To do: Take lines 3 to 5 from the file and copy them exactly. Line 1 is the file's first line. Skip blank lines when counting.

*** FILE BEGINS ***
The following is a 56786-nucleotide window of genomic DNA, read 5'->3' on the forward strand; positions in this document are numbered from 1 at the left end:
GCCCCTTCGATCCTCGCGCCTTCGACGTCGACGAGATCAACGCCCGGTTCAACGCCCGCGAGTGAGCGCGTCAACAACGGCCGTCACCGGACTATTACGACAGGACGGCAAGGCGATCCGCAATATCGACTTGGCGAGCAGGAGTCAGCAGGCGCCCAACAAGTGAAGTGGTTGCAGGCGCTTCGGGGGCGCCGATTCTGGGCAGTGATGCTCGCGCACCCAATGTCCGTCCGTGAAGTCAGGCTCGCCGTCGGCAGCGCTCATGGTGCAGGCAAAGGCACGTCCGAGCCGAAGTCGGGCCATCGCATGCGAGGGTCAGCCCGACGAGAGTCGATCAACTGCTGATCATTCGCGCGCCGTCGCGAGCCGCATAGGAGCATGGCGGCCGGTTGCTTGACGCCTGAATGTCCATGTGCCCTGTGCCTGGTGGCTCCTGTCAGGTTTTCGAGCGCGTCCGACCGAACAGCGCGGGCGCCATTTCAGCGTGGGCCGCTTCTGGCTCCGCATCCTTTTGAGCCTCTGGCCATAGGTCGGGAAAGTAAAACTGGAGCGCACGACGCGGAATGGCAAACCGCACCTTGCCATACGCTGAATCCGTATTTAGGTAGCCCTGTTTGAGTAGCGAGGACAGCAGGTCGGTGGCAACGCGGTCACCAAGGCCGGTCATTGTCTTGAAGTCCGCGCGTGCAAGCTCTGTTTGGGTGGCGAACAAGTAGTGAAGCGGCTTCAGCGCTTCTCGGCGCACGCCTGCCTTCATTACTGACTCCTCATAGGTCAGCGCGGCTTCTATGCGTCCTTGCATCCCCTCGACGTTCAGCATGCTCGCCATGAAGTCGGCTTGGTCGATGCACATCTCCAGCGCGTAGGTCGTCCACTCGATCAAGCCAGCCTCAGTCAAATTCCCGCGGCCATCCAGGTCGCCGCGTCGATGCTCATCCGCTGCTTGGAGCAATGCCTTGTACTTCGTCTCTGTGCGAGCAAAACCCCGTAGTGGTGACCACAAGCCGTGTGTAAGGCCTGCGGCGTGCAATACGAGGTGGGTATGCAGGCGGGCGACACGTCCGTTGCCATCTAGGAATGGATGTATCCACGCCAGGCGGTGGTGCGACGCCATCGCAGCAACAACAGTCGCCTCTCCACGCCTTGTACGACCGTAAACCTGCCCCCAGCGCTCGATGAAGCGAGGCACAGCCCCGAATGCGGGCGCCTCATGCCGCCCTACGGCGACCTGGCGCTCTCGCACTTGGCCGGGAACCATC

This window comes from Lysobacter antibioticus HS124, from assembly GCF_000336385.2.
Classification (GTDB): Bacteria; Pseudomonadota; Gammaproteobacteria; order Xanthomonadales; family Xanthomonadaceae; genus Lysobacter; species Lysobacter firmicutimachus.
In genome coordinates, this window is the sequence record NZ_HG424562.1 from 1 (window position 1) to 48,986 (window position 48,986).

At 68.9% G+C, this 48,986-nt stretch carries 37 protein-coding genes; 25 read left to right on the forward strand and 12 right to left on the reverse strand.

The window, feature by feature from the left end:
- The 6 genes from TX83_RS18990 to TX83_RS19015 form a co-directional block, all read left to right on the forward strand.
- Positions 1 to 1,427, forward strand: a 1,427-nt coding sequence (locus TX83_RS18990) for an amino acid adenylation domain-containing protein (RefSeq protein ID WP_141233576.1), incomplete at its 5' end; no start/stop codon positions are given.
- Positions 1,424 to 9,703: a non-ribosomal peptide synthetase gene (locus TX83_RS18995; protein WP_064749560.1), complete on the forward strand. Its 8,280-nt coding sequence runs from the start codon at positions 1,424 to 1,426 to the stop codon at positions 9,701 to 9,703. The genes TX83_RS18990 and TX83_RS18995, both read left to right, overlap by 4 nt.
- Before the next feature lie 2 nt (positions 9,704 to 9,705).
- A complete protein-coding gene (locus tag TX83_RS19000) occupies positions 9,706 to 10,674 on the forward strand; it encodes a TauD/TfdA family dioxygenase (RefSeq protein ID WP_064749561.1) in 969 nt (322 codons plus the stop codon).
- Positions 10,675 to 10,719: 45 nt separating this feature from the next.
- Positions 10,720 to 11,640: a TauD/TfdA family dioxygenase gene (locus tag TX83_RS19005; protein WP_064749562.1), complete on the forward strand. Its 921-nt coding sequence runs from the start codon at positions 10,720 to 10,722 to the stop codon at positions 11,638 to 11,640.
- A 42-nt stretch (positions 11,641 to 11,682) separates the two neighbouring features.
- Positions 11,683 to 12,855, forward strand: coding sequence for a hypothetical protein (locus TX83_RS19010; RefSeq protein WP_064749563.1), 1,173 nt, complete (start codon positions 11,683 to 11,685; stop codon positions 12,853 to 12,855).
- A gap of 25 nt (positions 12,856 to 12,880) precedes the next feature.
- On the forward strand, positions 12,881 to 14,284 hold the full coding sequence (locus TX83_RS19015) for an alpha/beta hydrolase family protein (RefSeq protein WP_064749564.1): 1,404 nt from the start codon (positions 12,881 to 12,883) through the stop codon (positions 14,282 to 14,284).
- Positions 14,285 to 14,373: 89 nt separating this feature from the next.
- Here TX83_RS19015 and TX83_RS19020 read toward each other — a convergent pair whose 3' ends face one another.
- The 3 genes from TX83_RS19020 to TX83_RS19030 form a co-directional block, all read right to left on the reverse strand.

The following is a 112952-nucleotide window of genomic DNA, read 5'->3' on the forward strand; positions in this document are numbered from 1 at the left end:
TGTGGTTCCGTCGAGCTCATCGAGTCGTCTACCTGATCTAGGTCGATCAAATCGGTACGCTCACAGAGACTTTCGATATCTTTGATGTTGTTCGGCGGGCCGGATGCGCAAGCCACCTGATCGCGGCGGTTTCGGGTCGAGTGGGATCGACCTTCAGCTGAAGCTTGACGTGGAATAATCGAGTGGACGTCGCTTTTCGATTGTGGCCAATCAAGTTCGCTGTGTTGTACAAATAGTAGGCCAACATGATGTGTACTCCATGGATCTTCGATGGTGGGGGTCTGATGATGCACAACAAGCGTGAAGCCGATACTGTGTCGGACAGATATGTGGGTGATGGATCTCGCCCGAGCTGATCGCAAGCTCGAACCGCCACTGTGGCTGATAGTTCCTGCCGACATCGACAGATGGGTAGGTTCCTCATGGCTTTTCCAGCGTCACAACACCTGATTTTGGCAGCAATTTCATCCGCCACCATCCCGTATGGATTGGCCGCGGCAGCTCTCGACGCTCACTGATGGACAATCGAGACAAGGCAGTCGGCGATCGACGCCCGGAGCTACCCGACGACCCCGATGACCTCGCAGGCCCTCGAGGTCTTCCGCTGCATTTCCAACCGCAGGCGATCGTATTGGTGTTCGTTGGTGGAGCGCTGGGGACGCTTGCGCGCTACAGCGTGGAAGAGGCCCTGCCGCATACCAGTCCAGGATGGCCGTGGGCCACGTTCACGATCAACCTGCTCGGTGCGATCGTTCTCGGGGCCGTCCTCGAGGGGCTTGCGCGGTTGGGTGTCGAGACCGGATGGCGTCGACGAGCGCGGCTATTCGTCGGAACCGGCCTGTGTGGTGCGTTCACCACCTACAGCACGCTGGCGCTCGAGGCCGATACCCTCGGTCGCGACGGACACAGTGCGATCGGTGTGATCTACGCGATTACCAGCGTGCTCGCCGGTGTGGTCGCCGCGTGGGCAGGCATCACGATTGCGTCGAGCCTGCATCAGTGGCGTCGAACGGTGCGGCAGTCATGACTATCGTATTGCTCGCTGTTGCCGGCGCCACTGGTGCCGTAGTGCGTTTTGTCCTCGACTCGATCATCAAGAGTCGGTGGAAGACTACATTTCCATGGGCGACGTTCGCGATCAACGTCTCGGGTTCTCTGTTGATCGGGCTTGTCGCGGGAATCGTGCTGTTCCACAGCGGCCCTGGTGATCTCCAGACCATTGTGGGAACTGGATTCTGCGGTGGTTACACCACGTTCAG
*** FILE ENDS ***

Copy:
This window comes from Lysobacter antibioticus HS124, from assembly GCF_000336385.2.
Classification (GTDB): Bacteria; Pseudomonadota; Gammaproteobacteria; order Xanthomonadales; family Xanthomonadaceae; genus Lysobacter; species Lysobacter firmicutimachus.
In genome coordinates, this window is the sequence record NZ_HG424562.1 from 1 (window position 1) to 48,986 (window position 48,986).